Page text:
Cheff on Fraquelli and Kang, eds. (2023)

Fraquelli, Simonetta, and Cindy Kang, editors. Marie Laurencin: Sapphic Paris. The Barnes Foundation and Yale UP, 2023, pp. 208, 112 color + 64 bw illustrations, ISBN 978-0-300-27363-2

In Marie Laurencin: Sapphic Paris, editors Simonetta Fraquelli and Cindy Kang present a collection of essays about the understudied twentieth-century visual artist Marie Laurencin. The contributors’ voices, corralled here to accompany an exhibition of the same name by the Barnes Foundation in Philadelphia, sing Laurencin’s praises and advocate for viewing her work through the lens of sapphic modernity—espousing the idea that the freedom to experiment sexually was an integral part of modernism’s innovations. Each of the volume’s essays builds upon the exhibition’s central thesis: that Laurencin was a central figure in the development of “a notion of sapphic modernism that privileged women’s relationships with other women and the alterity of their position as a foundation for modernist practice,” as Thom Collins notes in the catalogue’s foreword (vii). Its scope is impressive without becoming unwieldy. The essays are grounded in Laurencin’s engagement with the feminine and strike an enviable balance between biography and visual analysis. 

This volume consists of five essays, including an introductory essay written by the two editors, as well as a foreword, and an appendix of Laurencin’s female associates. The first two essays in the collection focus on Laurencin’s relationship to her contemporaries and to cubism. Fraquelli and Kang’s initial intervention questions the traditional artist-muse dynamic used to characterize Laurencin’s relationship to Pablo Picasso. In their analysis of a photograph of Laurencin in Picasso’s studio, they note that she “appears as an adjacent figure to cubism” (1). They then shift focus to a portrait of Laurencin taken by Berenice Abbott, an American expat photographer living among the lesbian avant-garde in 1920s Paris. In this image Laurencin is front and center, a perfect visual allegory for the exhibition’s aim: placing Laurencin not as adjacent but rather central to a rich sapphic subculture at the very heart of modernism.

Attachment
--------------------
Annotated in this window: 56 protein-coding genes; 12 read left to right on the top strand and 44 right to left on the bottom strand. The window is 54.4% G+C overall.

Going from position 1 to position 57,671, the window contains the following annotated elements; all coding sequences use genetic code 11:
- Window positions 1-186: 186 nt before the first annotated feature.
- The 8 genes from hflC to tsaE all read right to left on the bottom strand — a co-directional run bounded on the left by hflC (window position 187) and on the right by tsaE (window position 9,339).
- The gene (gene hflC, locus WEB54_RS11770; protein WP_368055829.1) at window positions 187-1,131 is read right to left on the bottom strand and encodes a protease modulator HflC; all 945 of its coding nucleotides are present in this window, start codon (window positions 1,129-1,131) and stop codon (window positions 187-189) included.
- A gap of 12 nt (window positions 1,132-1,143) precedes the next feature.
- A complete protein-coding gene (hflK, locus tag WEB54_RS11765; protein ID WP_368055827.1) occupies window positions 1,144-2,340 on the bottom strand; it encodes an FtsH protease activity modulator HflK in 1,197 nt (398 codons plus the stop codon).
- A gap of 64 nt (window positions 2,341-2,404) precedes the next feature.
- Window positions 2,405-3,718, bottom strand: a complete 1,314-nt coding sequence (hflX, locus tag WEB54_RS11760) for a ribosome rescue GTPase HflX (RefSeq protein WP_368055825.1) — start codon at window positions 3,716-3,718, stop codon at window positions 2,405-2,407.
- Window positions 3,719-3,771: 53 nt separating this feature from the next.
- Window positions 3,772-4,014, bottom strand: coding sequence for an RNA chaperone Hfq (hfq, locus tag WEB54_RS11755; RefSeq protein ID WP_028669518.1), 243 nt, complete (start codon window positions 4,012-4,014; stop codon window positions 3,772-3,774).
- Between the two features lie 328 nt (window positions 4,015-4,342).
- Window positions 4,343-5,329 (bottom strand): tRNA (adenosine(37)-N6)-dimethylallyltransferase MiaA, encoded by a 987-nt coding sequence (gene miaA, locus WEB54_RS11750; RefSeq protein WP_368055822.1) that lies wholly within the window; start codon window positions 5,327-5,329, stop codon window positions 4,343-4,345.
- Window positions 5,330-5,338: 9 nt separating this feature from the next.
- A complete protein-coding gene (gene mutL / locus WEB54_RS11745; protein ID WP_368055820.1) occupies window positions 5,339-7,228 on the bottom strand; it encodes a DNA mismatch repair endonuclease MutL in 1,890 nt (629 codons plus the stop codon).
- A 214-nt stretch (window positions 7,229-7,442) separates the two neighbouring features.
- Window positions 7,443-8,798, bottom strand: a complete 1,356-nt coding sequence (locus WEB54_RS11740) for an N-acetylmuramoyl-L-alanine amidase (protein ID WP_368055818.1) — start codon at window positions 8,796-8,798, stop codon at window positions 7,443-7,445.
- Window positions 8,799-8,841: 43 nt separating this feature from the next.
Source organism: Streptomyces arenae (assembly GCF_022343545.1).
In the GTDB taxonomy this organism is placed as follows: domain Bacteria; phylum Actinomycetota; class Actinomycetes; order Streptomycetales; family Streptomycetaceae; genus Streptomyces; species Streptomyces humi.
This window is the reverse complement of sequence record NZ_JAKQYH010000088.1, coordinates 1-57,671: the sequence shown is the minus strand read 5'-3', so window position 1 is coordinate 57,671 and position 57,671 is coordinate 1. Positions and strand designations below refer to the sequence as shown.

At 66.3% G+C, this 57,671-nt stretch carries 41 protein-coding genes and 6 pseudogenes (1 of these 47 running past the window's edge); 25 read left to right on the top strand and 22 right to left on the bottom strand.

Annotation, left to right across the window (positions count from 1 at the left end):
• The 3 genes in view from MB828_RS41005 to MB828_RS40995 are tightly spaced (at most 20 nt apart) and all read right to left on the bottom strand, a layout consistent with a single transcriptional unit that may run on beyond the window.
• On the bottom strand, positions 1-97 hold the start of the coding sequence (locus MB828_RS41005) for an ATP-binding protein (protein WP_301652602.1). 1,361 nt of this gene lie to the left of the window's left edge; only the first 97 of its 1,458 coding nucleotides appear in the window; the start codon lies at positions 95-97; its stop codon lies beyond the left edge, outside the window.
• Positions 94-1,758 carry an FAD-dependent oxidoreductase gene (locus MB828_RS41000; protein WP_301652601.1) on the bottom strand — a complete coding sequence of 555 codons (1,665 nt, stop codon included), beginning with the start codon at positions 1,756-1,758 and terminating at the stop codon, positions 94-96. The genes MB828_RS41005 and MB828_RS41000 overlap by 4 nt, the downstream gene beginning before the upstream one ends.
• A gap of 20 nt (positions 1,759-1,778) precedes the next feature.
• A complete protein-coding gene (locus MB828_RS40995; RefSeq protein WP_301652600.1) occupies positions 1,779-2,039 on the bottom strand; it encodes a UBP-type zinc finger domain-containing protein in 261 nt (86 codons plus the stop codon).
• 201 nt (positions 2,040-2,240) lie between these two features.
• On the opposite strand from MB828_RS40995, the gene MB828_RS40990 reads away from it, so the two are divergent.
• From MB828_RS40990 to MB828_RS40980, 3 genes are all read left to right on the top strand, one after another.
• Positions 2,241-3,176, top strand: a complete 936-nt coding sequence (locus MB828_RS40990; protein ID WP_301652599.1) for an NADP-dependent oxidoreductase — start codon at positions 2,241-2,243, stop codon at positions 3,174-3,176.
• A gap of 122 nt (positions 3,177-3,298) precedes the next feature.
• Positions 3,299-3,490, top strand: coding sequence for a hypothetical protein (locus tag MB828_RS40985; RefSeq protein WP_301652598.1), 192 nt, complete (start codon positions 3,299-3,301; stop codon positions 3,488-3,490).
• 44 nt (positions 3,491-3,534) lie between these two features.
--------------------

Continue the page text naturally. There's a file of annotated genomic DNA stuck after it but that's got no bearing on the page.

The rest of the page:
Christine Poggi’s essay, “Marie Laurencin's Cubism,” explores how Laurencin, a key figure in the “bande à Picasso,” incorporated select elements of cubism into her art while cultivating a distinct visual style. In her analysis of several Laurencin self-portraits, Poggi emphasizes that Laurencin’s sophisticated-yet-naïve signature style is a major part of her deliberate self-fashioning. This essay is grounded in Laurencin’s creation of an idyllic female-centered visual world. Laurencin’s Les jeunes filles replaces a traditionally masculine element with a biche (doe), where many cubists include a voyeuristic satyr in their interpretations of the same scene (as in studies for Picasso’s Les demoiselles, for instance). Poggi draws the reader’s attention to the double entendre of biche: French slang for “lesbian” and a representation of innocence and femininity, thus illustrating how queer femininity is coded into Laurencin’s oeuvre. The signs of queerness are obvious to the canny viewer, but they are invisible for those not in the know. The evocation of the doe here and animals elsewhere in the catalogue signal one aspect of the study that could be fleshed out more as only cursory attention is paid to the relationship between Laurencin’s female subjects and the animals that frequent her canvases.